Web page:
(7) Be provided at no cost to participants, excluding travel and per diem costs, which may be provided by the sponsoring agency.

(b) Provide training through the certificate program to a cohort of eight to ten working professionals in each year of the project.

(c) Select participants for the certificate program based, in part, on the considered recommendation of their employing State VR agencies.

Special Topical Training:

(a) Develop a series of special training opportunities for intermediate-level program evaluators. These training opportunities must, at a minimum:

(1) Be designed to develop higher-level knowledge, skills, and abilities of program participants;

(2) Be focused on a range of topics determined by the PEQA with input from State VR agencies and other relevant groups or organizations;

(3) Provide opportunities for hands-on application of the competencies discussed in the trainings;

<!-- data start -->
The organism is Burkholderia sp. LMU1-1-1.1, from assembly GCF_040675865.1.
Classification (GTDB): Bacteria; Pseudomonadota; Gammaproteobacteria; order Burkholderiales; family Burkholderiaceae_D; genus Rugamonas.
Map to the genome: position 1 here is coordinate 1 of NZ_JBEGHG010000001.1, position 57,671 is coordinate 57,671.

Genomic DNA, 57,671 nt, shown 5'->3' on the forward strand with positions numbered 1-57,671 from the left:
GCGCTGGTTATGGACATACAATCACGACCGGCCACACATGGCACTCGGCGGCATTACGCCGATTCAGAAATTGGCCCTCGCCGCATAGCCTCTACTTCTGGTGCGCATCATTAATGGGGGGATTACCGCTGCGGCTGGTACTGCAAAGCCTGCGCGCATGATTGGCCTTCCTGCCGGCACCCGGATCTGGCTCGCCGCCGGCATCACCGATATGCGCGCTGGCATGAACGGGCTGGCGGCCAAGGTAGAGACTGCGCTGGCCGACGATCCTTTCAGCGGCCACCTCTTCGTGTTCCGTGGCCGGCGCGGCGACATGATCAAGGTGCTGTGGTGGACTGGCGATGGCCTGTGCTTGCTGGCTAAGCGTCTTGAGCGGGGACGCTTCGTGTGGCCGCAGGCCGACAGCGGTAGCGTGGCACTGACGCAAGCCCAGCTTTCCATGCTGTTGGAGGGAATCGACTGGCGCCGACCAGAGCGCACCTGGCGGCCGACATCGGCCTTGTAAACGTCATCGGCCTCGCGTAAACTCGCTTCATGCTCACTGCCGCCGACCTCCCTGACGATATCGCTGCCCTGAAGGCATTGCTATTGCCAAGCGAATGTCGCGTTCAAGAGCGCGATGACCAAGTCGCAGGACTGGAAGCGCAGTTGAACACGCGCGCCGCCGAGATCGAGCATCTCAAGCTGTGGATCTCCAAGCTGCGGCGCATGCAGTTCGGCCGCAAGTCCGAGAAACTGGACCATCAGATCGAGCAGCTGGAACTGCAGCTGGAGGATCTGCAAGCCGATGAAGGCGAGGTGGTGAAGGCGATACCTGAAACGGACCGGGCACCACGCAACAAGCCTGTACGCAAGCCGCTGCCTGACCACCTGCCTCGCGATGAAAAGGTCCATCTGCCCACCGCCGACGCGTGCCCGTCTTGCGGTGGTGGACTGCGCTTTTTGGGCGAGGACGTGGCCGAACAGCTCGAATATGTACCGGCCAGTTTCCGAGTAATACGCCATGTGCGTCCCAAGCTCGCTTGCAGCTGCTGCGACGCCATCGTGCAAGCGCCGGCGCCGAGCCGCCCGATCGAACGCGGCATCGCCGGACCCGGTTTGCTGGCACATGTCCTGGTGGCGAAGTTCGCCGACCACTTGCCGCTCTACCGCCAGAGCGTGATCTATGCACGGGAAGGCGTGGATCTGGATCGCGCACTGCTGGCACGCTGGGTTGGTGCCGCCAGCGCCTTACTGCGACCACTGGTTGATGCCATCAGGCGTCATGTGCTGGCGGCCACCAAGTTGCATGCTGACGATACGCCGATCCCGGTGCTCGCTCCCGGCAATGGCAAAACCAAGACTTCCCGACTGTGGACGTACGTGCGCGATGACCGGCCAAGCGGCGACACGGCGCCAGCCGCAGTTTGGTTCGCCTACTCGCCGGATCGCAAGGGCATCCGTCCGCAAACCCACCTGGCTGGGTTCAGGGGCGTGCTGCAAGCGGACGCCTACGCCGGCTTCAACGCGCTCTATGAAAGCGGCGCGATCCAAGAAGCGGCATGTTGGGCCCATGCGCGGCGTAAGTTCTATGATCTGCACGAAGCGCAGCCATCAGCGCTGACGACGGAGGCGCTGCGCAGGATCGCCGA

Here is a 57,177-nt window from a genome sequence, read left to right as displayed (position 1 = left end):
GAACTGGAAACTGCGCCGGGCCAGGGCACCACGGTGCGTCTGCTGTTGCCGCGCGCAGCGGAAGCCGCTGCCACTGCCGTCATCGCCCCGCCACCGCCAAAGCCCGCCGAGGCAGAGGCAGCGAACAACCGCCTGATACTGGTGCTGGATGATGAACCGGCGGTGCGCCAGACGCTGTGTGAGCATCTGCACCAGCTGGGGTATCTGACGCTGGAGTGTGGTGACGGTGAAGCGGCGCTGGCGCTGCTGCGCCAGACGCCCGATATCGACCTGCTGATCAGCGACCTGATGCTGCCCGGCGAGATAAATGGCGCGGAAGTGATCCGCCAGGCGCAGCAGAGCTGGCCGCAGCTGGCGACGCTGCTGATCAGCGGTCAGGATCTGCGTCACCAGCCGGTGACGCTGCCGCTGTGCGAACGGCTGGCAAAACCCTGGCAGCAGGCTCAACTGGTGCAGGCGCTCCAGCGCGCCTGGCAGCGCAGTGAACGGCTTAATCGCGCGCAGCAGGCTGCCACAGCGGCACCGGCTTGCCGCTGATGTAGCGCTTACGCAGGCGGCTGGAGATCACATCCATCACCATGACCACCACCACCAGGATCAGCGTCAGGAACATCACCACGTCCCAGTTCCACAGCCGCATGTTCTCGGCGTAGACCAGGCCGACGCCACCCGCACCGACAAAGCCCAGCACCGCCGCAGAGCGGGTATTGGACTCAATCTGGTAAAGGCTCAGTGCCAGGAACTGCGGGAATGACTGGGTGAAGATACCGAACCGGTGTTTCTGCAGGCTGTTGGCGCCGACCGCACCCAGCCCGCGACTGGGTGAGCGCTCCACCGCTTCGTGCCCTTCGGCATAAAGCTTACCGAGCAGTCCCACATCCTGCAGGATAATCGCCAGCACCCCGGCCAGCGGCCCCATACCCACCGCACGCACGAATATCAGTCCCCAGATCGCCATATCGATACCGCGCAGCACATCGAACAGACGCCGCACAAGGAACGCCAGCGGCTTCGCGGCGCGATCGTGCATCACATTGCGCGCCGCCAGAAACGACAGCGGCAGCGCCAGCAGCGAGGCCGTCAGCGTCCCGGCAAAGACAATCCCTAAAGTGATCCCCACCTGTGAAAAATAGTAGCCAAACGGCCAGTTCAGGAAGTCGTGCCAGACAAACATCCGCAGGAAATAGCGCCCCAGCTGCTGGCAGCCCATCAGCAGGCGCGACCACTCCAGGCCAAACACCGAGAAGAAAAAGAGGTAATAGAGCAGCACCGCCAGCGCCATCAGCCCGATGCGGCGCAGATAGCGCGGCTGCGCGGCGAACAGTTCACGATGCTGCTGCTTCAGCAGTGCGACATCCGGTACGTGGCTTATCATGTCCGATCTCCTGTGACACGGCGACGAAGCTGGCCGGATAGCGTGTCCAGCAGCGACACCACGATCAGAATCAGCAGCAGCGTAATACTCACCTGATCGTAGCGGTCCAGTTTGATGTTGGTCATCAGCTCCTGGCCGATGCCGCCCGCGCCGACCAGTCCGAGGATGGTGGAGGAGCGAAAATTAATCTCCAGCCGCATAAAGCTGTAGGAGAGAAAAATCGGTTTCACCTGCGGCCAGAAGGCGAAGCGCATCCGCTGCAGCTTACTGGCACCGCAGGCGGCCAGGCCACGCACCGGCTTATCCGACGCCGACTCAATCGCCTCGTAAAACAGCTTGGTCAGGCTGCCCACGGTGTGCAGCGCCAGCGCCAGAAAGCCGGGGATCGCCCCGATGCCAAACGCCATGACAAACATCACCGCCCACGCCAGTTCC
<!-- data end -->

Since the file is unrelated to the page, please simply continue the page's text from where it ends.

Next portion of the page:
(4) Be of sufficient duration and intensity to ensure that participants obtain the competencies discussed in the trainings; and

(5) Assess the progress of program participants in attaining the competencies discussed in the trainings.


For purposes of this priority, an “intermediate-level program evaluator” is a program evaluator working for a State VR agency with the knowledge, skills, and abilities typically expected of a professional who has been in such a position for at least five years.

(b) Conduct no fewer than four special training opportunities each year of the project.

Coordination Activities:

(a) Establish a community of practice that will act as a vehicle for communication, exchange of information among program evaluation professionals, and a forum for sharing the results of capstone projects that are in progress or have been completed. This community of practice must be focused on challenges facing project evaluation professionals and the development of key competencies to address such challenges;

(b) Maintain a Web site that, at a minimum:

(1) Provides a central location for later reference and use of capstone projects, resources from special training opportunities, and other relevant materials; and

(2) Ensures peer-to-peer access between State VR project evaluation professionals.

(c) Communicate and coordinate, on an ongoing basis, with other relevant Department-funded projects and those supported by the Departments of Labor, Commerce, and Health and Human Services; and